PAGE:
En EspaŅol

Q. Who is Mr. Smarty Plants?

A: There are those who suspect Wildflower Center volunteers are the culpable and capable culprits. Yet, others think staff members play some, albeit small, role. You can torture us with your plant questions, but we will never reveal the Green Guru's secret identity.

Help us grow by giving to the Plant Database Fund or by becoming a member

Did you know you can access the Native Plant Information Network with your web-enabled smartphone?

Share

Ask Mr. Smarty Plants

Ask Mr. Smarty Plants is a free service provided by the staff and volunteers at the Lady Bird Johnson Wildflower Center.

Search Smarty Plants
    
 
See a list of all Smarty Plants questions
Can't find the answer in our existing FAQs, submit a question to Mr. Smarty Plants.
Need help with plant identification, visit the plant identification page.
 
rate this answer
Not Yet Rated

Saturday - July 13, 2013

From: Eureka, MO
Region: Midwest
Topic: Wildlife Gardens
Title: Wildflowers for bees in Missouri
Answered by: Nan Hampton

QUESTION:

Mr. Smarty Plants, I just became a beekeeper and would like to plant wildflowers that are best for bees. The area to plant is partially shaded with clay soil. Do you have any suggestions?

ANSWER:

We do, indeed, have suggestions.  On our Recommended Species page we have links to several lists with recommendations under the VALUE TO BENEFICIAL INSECTS section.  You definitely want to check out the Special Value to Honey Bees file with a list of more than 230 plants.   You can use the NARROW YOUR SEARCH option to limit the list to those plants that occur in Missouri by choosing your state from the Select State or Province slot and    You can also pick other criteria, such as Light Requirement, Soil Moisure, etc.   There isn't a choice for type of soil in the NARROW YOUR SEARCH area, but the majority of the plant species pages give the preferred soil type under GROWING CONDITIONS on the species page.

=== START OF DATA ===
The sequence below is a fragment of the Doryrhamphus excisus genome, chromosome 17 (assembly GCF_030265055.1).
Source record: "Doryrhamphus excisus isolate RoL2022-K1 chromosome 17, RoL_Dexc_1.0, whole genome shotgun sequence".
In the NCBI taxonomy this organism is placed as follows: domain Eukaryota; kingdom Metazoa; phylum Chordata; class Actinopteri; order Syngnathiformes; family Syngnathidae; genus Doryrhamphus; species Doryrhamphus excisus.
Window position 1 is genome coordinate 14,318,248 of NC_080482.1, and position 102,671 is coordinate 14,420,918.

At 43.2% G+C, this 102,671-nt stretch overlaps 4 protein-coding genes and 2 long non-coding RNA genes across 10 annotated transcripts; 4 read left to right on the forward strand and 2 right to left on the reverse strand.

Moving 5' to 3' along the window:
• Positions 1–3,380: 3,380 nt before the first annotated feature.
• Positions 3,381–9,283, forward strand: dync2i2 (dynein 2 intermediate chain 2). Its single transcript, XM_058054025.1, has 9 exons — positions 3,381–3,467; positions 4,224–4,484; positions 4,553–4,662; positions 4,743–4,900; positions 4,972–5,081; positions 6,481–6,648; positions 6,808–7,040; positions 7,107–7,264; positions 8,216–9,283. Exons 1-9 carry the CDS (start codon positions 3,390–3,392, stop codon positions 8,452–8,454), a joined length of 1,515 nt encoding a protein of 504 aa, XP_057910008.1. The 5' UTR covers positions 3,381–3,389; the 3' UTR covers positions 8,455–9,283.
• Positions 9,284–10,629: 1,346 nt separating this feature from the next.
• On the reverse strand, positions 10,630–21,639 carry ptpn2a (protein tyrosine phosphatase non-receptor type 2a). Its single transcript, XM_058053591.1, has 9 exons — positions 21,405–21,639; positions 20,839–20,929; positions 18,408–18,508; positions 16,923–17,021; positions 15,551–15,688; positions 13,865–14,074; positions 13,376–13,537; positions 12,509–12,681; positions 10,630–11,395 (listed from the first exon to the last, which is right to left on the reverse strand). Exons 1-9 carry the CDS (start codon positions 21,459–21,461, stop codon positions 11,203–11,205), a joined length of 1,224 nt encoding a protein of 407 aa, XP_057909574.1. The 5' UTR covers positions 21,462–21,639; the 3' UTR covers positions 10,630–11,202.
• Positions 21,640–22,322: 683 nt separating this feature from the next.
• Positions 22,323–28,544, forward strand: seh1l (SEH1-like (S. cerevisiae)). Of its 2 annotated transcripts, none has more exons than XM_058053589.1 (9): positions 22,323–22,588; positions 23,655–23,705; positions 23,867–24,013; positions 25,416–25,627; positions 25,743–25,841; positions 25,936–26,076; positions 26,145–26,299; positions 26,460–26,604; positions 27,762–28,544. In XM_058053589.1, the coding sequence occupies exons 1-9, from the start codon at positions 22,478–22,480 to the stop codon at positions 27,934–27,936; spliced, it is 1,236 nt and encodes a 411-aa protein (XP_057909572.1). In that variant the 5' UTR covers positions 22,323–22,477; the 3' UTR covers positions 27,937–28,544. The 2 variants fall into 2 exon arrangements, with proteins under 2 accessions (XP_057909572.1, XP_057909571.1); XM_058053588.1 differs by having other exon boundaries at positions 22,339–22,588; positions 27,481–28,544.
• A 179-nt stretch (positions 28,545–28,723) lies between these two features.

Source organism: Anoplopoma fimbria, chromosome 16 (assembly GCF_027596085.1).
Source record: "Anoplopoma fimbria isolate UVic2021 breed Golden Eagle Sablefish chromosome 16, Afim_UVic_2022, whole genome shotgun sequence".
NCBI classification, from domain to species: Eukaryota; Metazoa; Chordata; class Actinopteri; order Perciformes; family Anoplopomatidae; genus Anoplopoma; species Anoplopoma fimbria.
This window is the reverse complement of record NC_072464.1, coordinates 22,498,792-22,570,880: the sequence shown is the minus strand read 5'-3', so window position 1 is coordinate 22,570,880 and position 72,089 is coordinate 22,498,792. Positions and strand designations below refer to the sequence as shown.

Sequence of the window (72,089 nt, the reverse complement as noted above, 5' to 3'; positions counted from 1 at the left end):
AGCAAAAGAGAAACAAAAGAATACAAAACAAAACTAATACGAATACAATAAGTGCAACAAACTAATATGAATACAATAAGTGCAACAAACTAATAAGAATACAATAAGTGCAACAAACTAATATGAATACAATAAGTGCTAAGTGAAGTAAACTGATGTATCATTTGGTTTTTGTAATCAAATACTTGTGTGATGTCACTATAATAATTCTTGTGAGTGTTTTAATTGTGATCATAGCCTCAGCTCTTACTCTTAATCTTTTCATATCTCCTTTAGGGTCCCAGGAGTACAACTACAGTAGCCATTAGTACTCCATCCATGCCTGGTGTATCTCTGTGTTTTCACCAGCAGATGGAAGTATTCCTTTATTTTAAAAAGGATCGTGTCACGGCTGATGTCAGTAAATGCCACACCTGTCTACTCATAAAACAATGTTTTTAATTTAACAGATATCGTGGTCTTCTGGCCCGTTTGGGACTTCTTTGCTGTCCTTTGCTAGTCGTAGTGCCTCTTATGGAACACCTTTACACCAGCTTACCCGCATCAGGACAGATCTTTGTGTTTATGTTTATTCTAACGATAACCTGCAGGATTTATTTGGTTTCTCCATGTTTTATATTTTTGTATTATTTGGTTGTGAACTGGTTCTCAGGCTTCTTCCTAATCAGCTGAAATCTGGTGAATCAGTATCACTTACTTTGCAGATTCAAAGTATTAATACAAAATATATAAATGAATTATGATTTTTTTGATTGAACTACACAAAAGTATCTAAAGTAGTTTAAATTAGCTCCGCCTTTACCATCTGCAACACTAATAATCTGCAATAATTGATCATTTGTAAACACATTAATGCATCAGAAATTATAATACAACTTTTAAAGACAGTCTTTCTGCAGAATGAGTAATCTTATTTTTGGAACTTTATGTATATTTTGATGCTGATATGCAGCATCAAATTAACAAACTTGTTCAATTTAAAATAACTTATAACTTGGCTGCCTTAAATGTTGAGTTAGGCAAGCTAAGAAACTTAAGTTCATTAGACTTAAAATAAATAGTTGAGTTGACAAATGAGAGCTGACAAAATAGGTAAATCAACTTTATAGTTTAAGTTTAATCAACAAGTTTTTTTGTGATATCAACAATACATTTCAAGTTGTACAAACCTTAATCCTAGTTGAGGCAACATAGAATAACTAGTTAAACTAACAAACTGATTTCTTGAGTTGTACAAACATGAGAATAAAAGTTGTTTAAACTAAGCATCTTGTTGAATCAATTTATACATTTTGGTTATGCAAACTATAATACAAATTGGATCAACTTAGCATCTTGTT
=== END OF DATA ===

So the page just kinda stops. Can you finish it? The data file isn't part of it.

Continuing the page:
Here are a few possibilities that I found, but there are many more possibilities for you to consider.

Asclepias tuberosa (Butterflyweed)

 Asclepias verticillata (Whorled milkweed)

 Ilex verticillata (Common winterberry)

Solidago altissima (Tall goldenrod)

Physocarpus opulifolius (Atlantic ninebark)

 Rhus glabra (Smooth sumac)

 

 

From the Image Gallery


Butterflyweed
Asclepias tuberosa

Whorled milkweed
Asclepias verticillata

Common winterberry
Ilex verticillata

Tall goldenrod
Solidago altissima

Atlantic ninebark
Physocarpus opulifolius

Smooth sumac
Rhus glabra

More Wildlife Gardens Questions

Wildflower meadow for Arkansas
September 16, 2007 - We want to create a 1/2-1 acre wildflower style "meadow" using native plants that we can naturalize. I found information for our area (Central Arkansas) on this website that is helpful, but I am als...
view the full question and answer

Dead woody plants in wildlife garden in Austin
March 02, 2011 - I am an enthusiastic and pretty successful wildlife gardener, have studied my Wasowski "Bible", but I can't get any evergreens established in my yard! We live on blackland clay, which I amend with ...
view the full question and answer

Native plants for butterflies and birds in a park in Lampasas, Texas
May 19, 2009 - There is an area along a creek in Lampasas, Texas that I want to establish as a butterfly and bird park. There are various native plants there now, but I want to add plants that are hosts for butterf...
view the full question and answer

Fertilizing oaks to produce more acorns
March 04, 2009 - What type of fertilizer would I use on oak trees to possibly increase growth and acorn production ? I have some flooded oak timber that is home to migrating ducks but there is little for them to eat.
view the full question and answer

Landscaping from Wilmington NC
December 22, 2012 - I plan on moving to Belmont NC in the next couple of years and settling down with my future wife in her home town. I am a huge do it yourself person. I love to make things from scratch, including buil...
view the full question and answer

Smarty Plants's Facebook profile Support the Wildflower Center by Donating Online or Becoming a Member today.

Mr. Smarty Plants wants you to be his Facebook friend. Click the Facebook icon to add yourself to Mr. Smarty Plants list of friends.
E-NEWSLETTER | BECOME A MEMBER | DONATE NOW | MEDIA | SITEMAP
© 2014 Lady Bird Johnson Wildflower Center